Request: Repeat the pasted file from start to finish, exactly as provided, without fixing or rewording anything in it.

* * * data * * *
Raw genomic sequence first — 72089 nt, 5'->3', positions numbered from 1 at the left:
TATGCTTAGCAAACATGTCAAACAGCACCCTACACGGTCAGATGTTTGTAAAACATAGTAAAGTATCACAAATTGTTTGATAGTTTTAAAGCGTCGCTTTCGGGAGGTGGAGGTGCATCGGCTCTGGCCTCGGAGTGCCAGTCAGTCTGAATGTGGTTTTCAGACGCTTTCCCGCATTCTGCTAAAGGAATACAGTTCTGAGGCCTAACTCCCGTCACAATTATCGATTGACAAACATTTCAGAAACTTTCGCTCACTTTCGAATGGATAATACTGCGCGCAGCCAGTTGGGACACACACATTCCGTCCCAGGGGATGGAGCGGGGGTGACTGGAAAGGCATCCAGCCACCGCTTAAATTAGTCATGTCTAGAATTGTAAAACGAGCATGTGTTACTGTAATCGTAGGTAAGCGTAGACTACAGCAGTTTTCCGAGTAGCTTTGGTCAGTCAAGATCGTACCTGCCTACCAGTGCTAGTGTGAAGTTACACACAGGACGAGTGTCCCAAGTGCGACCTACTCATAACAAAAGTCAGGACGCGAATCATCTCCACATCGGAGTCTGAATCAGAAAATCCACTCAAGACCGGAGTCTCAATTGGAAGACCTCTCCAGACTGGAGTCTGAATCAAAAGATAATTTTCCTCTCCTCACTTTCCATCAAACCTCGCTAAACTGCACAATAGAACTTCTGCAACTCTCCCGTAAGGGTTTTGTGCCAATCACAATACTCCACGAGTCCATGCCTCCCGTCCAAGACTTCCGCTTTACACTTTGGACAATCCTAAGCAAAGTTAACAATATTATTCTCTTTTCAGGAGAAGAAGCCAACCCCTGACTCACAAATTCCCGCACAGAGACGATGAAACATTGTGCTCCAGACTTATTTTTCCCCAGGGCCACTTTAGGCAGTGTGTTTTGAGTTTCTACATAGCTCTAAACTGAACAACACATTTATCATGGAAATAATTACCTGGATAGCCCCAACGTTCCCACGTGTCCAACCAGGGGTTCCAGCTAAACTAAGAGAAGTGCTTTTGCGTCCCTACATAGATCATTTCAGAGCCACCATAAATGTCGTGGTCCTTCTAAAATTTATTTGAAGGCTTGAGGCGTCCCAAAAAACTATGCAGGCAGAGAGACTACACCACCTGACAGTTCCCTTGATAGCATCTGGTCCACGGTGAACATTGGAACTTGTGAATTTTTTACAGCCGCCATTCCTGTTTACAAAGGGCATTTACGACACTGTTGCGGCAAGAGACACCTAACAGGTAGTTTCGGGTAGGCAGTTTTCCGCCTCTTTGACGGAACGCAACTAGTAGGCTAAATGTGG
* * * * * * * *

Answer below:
Raw genomic sequence first — 72089 nt, 5'->3', positions numbered from 1 at the left:
TATGCTTAGCAAACATGTCAAACAGCACCCTACACGGTCAGATGTTTGTAAAACATAGTAAAGTATCACAAATTGTTTGATAGTTTTAAAGCGTCGCTTTCGGGAGGTGGAGGTGCATCGGCTCTGGCCTCGGAGTGCCAGTCAGTCTGAATGTGGTTTTCAGACGCTTTCCCGCATTCTGCTAAAGGAATACAGTTCTGAGGCCTAACTCCCGTCACAATTATCGATTGACAAACATTTCAGAAACTTTCGCTCACTTTCGAATGGATAATACTGCGCGCAGCCAGTTGGGACACACACATTCCGTCCCAGGGGATGGAGCGGGGGTGACTGGAAAGGCATCCAGCCACCGCTTAAATTAGTCATGTCTAGAATTGTAAAACGAGCATGTGTTACTGTAATCGTAGGTAAGCGTAGACTACAGCAGTTTTCCGAGTAGCTTTGGTCAGTCAAGATCGTACCTGCCTACCAGTGCTAGTGTGAAGTTACACACAGGACGAGTGTCCCAAGTGCGACCTACTCATAACAAAAGTCAGGACGCGAATCATCTCCACATCGGAGTCTGAATCAGAAAATCCACTCAAGACCGGAGTCTCAATTGGAAGACCTCTCCAGACTGGAGTCTGAATCAAAAGATAATTTTCCTCTCCTCACTTTCCATCAAACCTCGCTAAACTGCACAATAGAACTTCTGCAACTCTCCCGTAAGGGTTTTGTGCCAATCACAATACTCCACGAGTCCATGCCTCCCGTCCAAGACTTCCGCTTTACACTTTGGACAATCCTAAGCAAAGTTAACAATATTATTCTCTTTTCAGGAGAAGAAGCCAACCCCTGACTCACAAATTCCCGCACAGAGACGATGAAACATTGTGCTCCAGACTTATTTTTCCCCAGGGCCACTTTAGGCAGTGTGTTTTGAGTTTCTACATAGCTCTAAACTGAACAACACATTTATCATGGAAATAATTACCTGGATAGCCCCAACGTTCCCACGTGTCCAACCAGGGGTTCCAGCTAAACTAAGAGAAGTGCTTTTGCGTCCCTACATAGATCATTTCAGAGCCACCATAAATGTCGTGGTCCTTCTAAAATTTATTTGAAGGCTTGAGGCGTCCCAAAAAACTATGCAGGCAGAGAGACTACACCACCTGACAGTTCCCTTGATAGCATCTGGTCCACGGTGAACATTGGAACTTGTGAATTTTTTACAGCCGCCATTCCTGTTTACAAAGGGCATTTACGACACTGTTGCGGCAAGAGACACCTAACAGGTAGTTTCGGGTAGGCAGTTTTCCGCCTCTTTGACGGAACGCAACTAGTAGGCTAAATGTGG